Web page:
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October 18, 2017     The Julian News
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October 18, 2017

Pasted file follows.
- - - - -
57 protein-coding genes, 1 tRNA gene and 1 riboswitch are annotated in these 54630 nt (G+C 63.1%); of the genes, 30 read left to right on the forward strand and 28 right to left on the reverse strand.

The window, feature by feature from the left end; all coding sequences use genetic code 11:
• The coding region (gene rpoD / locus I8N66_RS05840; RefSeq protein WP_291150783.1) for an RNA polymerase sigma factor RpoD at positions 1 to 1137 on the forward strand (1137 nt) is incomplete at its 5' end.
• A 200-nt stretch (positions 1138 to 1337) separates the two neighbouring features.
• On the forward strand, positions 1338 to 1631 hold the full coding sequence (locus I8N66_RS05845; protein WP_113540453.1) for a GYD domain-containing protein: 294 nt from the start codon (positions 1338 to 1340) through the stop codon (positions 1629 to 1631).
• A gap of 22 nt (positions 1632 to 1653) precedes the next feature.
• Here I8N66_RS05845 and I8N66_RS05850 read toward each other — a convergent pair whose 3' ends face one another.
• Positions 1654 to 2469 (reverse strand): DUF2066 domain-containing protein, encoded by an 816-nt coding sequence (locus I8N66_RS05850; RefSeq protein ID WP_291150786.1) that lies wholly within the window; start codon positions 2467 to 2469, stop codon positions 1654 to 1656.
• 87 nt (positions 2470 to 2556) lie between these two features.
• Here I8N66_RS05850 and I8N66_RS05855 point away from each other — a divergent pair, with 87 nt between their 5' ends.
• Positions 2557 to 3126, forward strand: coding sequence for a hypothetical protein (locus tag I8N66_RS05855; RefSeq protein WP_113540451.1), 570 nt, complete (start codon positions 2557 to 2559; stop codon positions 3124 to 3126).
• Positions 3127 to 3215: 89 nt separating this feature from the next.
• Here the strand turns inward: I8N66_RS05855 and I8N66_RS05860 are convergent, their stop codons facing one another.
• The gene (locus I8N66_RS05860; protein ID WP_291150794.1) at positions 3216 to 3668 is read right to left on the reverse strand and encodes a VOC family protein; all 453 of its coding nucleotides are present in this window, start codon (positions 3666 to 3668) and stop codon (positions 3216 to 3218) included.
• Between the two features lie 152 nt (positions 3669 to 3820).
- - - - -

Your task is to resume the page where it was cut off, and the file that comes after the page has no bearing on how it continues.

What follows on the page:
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October 18, 2017 California Commentary Take A Scalpel To $345 Million In California's Stem-Cell Research Waste by Jon Coupal and John Moorlach Just as good scientists are drawn to conclusions by solid data, the decision whether to spend another $345 million by California's state-run stem- cell research project should be based on an objective analysis as to whether it would be cost- effective. A rigorous cost-benefit analysis is not only fiscally prudent, it avoids being drawn into the moral dilemmas posed by stem-cell research, especially with respect to cells from human embryos. Created in 2004 with the passage of Proposition71, the California Institute for Regenerative Medicine was authorized to spend $3 billion in bond proceeds. But as is typical with most bonds, the interest payments would double the cost to $6 billion. CIRM has made $2.4 billion in grants and used $255 million for administration and prepaid interest --leaving $345 million remaining to disburse. Should CIRM distribute the remaining $345 million (which, with interest, would amount to $690 million in repayment costs)? Should this remaining pool of funds be doled out? According to the ballot pamphlet mailed to voters, proponents promised the bond proceeds would advance the "cure and treatment" of "cancer, diabetes, heart disease, Alzheimer's, Parkinson's, spinal cord injuries, blindness, Lou Gehrig's disease, HIV/AIDS, mental health disorders, multiple sclerosis, Huntington's disease, and more than 70 other diseases and injuries." But actual outcomes for these promised advances are speculative at best and nonexistent at worst. Similar benefits were promised to the California economy to "generate millions of new tax dollars." In a Prop. 71 ad, actor Michael J. Fox, who has Parkinson's, urged, "Vote yes on 71, and save the life of someone you love." Initiative backers also promised royalties to the state could be as much as $1.1 billion, thus providing a source of funds to pay off the bonds. This past August, almost 13 years after Prop. 71 passed, "bust"? With such a dismal record, this would be a good time to shut the spigot on issuing the remaining $345 million -- meaning some $690 million would be saved by state taxpayers. That money could be better spent on pensions, schools, roads, housing or better basic medical care for our residents. And required bond payments include $313 million from the 2017-18 budget, which began on July 1, and another $309 million from the 2018-19 budget. Total: $622 million for just two years. No wonder the Democratic supermajority raised the gas tax to find money for roads. Unbelievably, a recently proposed $5 billion initiative for the 2018 ballot to extend the subsidy -- effectively a second opinion on the project -- was dumped last June. Even supporters didn't think they could resell their snake oil. When it seemed the new initiative might be advanced, the California Stem Cell Report ran an op-ed by Joe Rodota and Bernard Munos. "CIRM has over-invested in academic research, and under-invested in translating that research into therapies that cure diseases and prolong heathy lives," they noted. "California needs to right that balance." But with the new initiative now moribund, CIRM therefore continues to operate as a kind of advanced high-school science project, instead of moving toward the cures promised to voters in Prop. 71. That's why Sen. John Moorlach (coauthor of this piece) sponsored Senate Constitutional Amendment 7. Requiring a two- thirds vote of both houses of the Legislature, it would have repealed Article XXXV of the California Constitution, which codified Prop. 71. Gov. Jerry Brown, among others, has prudently warned of the coming inevitable recession. And recent federal data show jobs growth in the state rising at only a 1.2 percent annual rate. This should be a time for excising waste and terminating this disappointing abuse of taxpayer dollars. CIRM announced it would coughJon Coupal is the president up its first royalty check to the of the Howard Jarvis Taxpayers state on the new technologiesAssociation. John Moorlach, it developed. Can anyone say R-Costa Mesa, is a state senator representing the 37th District. R.F.D. by Mike Marland Cms ord ACROSS 1 Recycling containers 5 Cauldron 8 Aladdin's-- 12 And others (Abbr.) 13 "Go, team!" 14 Israeli airline 15 Hamlet's castle 17 Theater award 18 Aircraft 19 Tomorrow, in Tijuana 21 Space 22 Grand tale 23 Ref 26 Energy 28 Ancestor of Noah 31 Equitable 33 Knock 35 Great Lake 36 Possessed 38 24 hours 40 Corn spike 41 "Yeah, right!" 43 Pirouette pivot 45 Just say no 47 Senator's minimum age 51 Fermi's particle 52 One of Alvin's cohorts 54 Certain 55 Mangy mutt mmm 1 2 3 12 15 mm m 18 23 24 25 31 36 41 45 46 51 --ram 54 riB- 57 9 10 11 29 30 m mm 4O 48 49 50 56 Hebrew subject off month 8 Strong and 34 Seamstress' 57 The -- Piper regal aid of Hamelin 9 Tuna type 37 Insult (SI.) 58 Coop dweller 10 Primary 39 Pirate's 59 Rod partner 11 Entreaty refrain 16 Tide type 42 Command to DOWN 20 Mimic Fido 1 Honk 23 E.T.'s craft 44 Duck down 2 "-- have to 24 Gullet 45 Grate do" 25 Ship in a 46 Needle case 3 Houston Gilbert & 48 Portrayal acronym Sullivan work 49 Verifiable 4 David's 27 Cushion 50 Holler weapon 29 Spy org. 53 Coloration 5 Flourish 30 Yon maiden 6 Scull tool 32 Picked up 7 Central where you left 2017 King Features Synd., Inc. The Julian News 11 L ! i:,iii il; i ii:iiii177!!i!I i> i i Custom 2625 SF, 3 master bedrooms, 3.5 bath, home on 1.03 acres. This two story house features t0 foot / ceilings, a fabulous gourmet kitchen with granite countertops, eat-in dining area and a formal dining room. The livingroom has cathedral ceilings and a custom dual-faced rock fireplace that divides the living room from the media room. Spec- tacular views of the surrounding mountainsides. Was $659,000, NOW Offered at $639,000 4 ., 2: Spacious 1400 square foot, 2 bed, 2 bath Pine Hills country home has on-demand water heater, large living room, knotty pine paneling, deck, and garage/ work shed on 1.3 acre wooded yard. Was $45%000, NOW Offered at $449,OOO Escape into Your Own WTffmsical World, just outside of Julian. The main house boasts authentic 1940s Julian lodge style architecture complete with rock fire place, picture windows and large kitchen. The 5.56 acres includes meadows & forest, a pond, Gnome Home, Enchanted Cottage, Tree House, Manzanita Cabin, Grandma's Attic, Rock Chapel, a fishing pond and spectacular views! Formerly Shadow Mountain Ranch Bed & Breakfast. Offered at $I, 150, 000 Cozy, private and quiet, ust minutes from Main Julian. This 1004 square foot, 1 bed, 1 bath with option of second bed- room has beautiful tongue-in-groove panel- ing throughout. All new Whirlpool kitchen appliances, Milgard Low E windows and sliders, counters, sinks and 7 7: : ; faucets in kitchen and bath, Trex covered front deck and uncovered Trex@ back deck. Avalon wood stove, Fujitsu split mini system with air, rain recovery system, sheds, cement drive and sidewalks. Was $349,000, NOW Offered at $339,000 Library Hours Monday closed Tuesday 9:00 - 8 Wednesday 9:00 - 6 Thursday 9:00 - 6 Friday 9:00 - 5 Saturday 9:00 - 5 Sunday closed Friends of the [ibrary Book Store Hours | uesday - Saturday I 1 1am - 5 pm 1850 Highway 78 765 - 0370 3 --gJng Crossword -- 9 I BUT/TRUE 31U OI It was Irish author and editor Robert Lynd who made the following k I u i sage observation: '!History may be read as the story of the magnificent l l rearguard action fought during several thousand years by dogma u lv a! against curiosity." 9i t ui Historians say that the Halloween tradition of trick-or-treating dates Hi O Of back to the early European tradition of mumming, when costumed 9-" dancers would go door to door to perform choreographed routines, v N V'~ as well as songs and plays, in exchange for treats, a J 8 You might be surprised to learn that on a per-capita basis, Finland q v q i has more heavy-metal bands than any Other country on Earth. d lw v! If you're fortunate enough to be planning a trip to Argentina, you'll almost certainly make a stop in Buenos Aires, the capital. by Linda Thistle 8 1 4 6 1 Place a number that each row 1 6 9 1 4 6 in the across, small 9-box numbers 7 8 9 7 3 8 7 9 empty boxes in such each column down 9 1 6 square contains all from one to nine. a way and of the DIFFICULTY THIS WEEK: OO Moderate eee 2017 King O' Challenging HOO BOY! Features Synd., Inc. each While you're there, keep an eye out for a mobile work by Raul Lemesoff. The artist, known for his eccentricity, converted a 1979 Ford Falcon into a kind of a tank -- it even has a turret that swivels. Instead of soldiers and armaments, however, this tank carries books on shelves both inside and outside the vehicle. Lemesoff drives his "Weapon of Mass Instruction" through the city streets, delivering free books to all comers. His only requirement? Recipients must promise to read what he gives them. You've certainly heard of "Tarzan of the Apes." Edgar Rice Burroughs' 1912 work has been adapted over and over again -- for radio, television, film and more. You probably weren't aware, though, that the novel was such an instant and ongoing success that Burroughs wrote 24 sequels. In a recent survey of pet owners, 43 percent of respondents said that they'd be eating healthier themselves if they ate the same thing they fed their pets. Arlswer5 Solution time: 25 rains. 3 I d HAS OV 9 9H _vii N~O ||| VI d V J_9 8. password Weekly SUDOKU Answer 6 I- 17 L 9 g 8 b L 8 6 8 I. 9 9 8 I. g 17 L 6 L ~ g 8 17 6 9 L # Z 9 L 6 8 g Thought for the Day: "What 8 9 6 L g ~ L can be asserted without proof can be dismissed without proof." 8 9 Z I.6 # -- Christopher Hitchens 6 V 9 fz 9 L 2017 King Features Syndicate, Inc. L t~ 6 L 9 8 2017 King Features Syndicate, Inc. Ability is what you're capable of * * * doing. Motivation determines what People in the long run are going you do. Attitude determines how well to do more to promote peace than you do it. governments. -- Lou Holtz -- Dwight D. Eisenhower ** *** t